It might be just my own anecdotal observations, but it seems that local investors are big dividend lovers – those pay-outs always seem to get a warm reception. But, every dividend’s definitely not created equal. How then, can we separate the wheat from the chaff? Here’s how – we look for the cash. Or more specifically, we look for a company’s cash flow as well as cash hoard.
Remember, Cash is King!
In the daily course of action for any business, it either generates or consumes cash in the end. If cash is generated, it’s first used to touch up on existing income-producing assets (generally known as capital expenditures). After which, any left-overs can be used to pay out dividends, stored up as a cash balance or used for acquisitions, among others.
That left-over cash, in investing terms, is known as Free Cash Flow, or FCF
And, as investors, we’ll like to know how much of each dollar of sales is converted into FCF. Generally, the higher the FCF/Sales ratio is, the better it would be for shareholders. And, ideally, it would not fluctuate wildly.
A quick scan of the Straits Times Index (SGX: ^STI) for the highest yielding companies (not including business trusts and REITs as they are slightly different entities) throws up three names as shown in the table below.
|Starhub (SGX: CC3)||$4.04||4.95%|
|SingTel (SGX: Z74)||$3.66||4.59%|
|SIA Engineering (SGX: S59)||$5.05||4.36%|
What’s wheat and what’s chaff? Let’s find out by starting with how these companies fared with their FCF/Sales ratio in the graph below. In the last five years, telecommunications operators Starhub and SingTel have consistently turned at least $0.17 of every dollar of sales into FCF. Compare that with the wildly erratic FCF/Sales ratio of aircraft maintenance and repair firm SIA Engineering, and it seems the two telcos have put a better act together in terms of generating cash.
But, that’s not all that is important to investors. The net-cash (net of debt, that is) found on a company’s balance sheet tells us how much dry powder it has to help it tide over difficult times.
On that count, SIA Engineering’s the only one with a meaningful figure, with net-cash representing 9.3% of its current share price. The telcos both have way more debt than cash: Starhub has a net-debt figure of S$290.2m while SingTel carries S$6.78b more in debt than cash.
How Much Are They Paying Out Again?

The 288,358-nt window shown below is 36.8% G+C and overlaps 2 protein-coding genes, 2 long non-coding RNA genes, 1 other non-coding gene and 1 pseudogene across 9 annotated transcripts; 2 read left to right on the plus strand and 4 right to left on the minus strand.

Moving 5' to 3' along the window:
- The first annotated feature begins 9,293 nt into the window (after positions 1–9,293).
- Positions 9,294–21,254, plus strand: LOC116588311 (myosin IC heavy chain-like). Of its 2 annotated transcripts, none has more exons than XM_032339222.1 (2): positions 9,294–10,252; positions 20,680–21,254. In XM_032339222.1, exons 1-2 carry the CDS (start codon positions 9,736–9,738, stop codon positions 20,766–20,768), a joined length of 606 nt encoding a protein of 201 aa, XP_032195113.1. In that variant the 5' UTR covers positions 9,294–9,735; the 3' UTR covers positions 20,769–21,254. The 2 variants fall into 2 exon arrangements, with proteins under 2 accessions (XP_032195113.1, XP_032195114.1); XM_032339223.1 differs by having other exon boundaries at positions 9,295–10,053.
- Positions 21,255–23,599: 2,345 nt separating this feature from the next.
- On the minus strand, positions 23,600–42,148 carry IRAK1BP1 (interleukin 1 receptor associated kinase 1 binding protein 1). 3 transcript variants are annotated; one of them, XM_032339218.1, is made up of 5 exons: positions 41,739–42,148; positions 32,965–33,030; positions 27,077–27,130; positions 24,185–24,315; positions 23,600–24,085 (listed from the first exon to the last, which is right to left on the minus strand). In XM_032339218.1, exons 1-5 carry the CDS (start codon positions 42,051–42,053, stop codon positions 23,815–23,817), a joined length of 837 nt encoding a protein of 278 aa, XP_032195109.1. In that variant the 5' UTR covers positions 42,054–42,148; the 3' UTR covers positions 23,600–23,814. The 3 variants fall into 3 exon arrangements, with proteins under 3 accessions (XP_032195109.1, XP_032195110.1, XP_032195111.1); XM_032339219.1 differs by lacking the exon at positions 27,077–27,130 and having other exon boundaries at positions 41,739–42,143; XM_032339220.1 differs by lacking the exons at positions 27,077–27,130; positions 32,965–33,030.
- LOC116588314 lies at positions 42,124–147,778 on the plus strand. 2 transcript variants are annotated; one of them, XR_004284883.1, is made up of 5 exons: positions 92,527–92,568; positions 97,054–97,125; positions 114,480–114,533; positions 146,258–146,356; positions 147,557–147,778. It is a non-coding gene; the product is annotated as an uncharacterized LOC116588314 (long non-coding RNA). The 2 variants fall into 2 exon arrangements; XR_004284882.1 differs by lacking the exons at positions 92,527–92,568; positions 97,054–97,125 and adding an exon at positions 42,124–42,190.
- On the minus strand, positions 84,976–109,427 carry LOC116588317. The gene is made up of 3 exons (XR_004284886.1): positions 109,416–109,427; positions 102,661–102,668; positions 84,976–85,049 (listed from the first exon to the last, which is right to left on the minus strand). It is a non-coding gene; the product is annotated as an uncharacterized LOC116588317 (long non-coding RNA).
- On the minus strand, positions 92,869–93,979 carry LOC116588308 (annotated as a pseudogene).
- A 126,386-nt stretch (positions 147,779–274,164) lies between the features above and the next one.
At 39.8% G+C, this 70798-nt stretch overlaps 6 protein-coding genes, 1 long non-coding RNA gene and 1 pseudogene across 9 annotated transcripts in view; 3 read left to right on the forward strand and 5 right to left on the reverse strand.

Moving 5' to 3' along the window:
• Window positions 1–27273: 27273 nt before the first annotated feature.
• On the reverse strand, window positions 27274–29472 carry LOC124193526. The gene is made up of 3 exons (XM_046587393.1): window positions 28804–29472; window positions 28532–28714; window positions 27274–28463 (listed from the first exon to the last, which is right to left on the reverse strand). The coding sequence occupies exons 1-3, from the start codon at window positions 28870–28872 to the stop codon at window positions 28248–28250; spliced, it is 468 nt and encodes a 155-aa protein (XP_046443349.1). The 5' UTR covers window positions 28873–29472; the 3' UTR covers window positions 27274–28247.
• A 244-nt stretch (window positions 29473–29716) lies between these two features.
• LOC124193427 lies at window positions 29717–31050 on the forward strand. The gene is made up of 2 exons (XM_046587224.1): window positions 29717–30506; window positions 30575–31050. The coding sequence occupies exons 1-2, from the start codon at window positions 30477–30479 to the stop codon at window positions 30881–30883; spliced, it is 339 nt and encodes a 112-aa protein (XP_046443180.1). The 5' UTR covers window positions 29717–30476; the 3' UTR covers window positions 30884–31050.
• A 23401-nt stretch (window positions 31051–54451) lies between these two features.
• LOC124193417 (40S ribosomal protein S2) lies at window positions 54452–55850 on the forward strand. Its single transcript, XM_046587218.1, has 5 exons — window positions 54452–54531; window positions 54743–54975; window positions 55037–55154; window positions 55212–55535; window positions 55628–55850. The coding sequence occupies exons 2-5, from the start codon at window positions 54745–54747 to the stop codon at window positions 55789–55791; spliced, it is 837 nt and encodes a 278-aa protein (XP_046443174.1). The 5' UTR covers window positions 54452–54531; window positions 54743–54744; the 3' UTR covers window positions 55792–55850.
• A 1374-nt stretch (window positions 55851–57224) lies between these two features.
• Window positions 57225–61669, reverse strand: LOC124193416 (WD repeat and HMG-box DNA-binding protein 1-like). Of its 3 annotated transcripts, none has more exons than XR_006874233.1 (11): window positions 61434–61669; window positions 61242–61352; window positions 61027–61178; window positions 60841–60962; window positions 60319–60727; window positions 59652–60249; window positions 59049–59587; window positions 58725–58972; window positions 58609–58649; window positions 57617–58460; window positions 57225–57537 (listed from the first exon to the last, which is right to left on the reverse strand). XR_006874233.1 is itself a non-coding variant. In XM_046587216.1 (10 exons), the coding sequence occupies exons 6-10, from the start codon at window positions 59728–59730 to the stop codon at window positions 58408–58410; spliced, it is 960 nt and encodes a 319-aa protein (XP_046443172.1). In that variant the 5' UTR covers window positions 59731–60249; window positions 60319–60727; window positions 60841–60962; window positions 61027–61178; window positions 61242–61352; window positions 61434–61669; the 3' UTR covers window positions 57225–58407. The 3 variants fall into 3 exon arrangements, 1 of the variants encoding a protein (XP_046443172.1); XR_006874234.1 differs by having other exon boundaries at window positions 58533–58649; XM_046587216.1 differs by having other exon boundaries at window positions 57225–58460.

We know that Starhub’s shares have the highest dividend yield. But, do you know they’re also paying out almost everything they have in terms of earnings? This can be seen from its payout ratio, which is defined simply as dividends divided by its earnings.
A lower payout ratio gives a company more room to wiggle to protect those dividends should earnings be negatively impacted. Conversely, a higher payout ratio offers a smaller margin for error in sustaining those dividends if earnings decline.
The graph below shows the payout ratio of the three companies for their last completed financial years and SingTel comes out tops here by paying out the lowest amount of its earnings as dividends.
Foolish Bottom Line
Before you rush out thinking SingTel makes a good dividend share, pause for a moment. Looking at these numbers, two things spring to mind:
- It’s not easy finding a dividend share that ticks all the right boxes. But, that doesn’t mean we should be lax in our criteria. After all, we’re investing our own hard-earned money and we ought to be firm and disciplined.
- None of these figures tells us what a company’s going to do going forward. History can be a great teacher and offers us big clues about how a company might fare in the future. But, we can never be so sure. So, it definitely pays to think hard about a company’s future prospects instead of relying solely on historical figures.
SingTel has the highest average FCF/Sales ratio with the lowest payout ratio – that makes it seem like a good dividend share. But, can telcos afford the massive infrastructure spending for increased data-usage that consumers require? Can they sustain revenues in the face of pressure from mobile messaging-and-voice apps like Whatsapp?
These are just some of the important qualitative questions investors have to answer before any informed investing-decision can be made
Numbers are important, but they can never be our sole consideration.
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The information provided is for general information purposes only and is not intended to be personalised investment or financial advice. Motley Fool Singapore contributor Chong Ser Jing doesn’t own shares in any companies mentioned.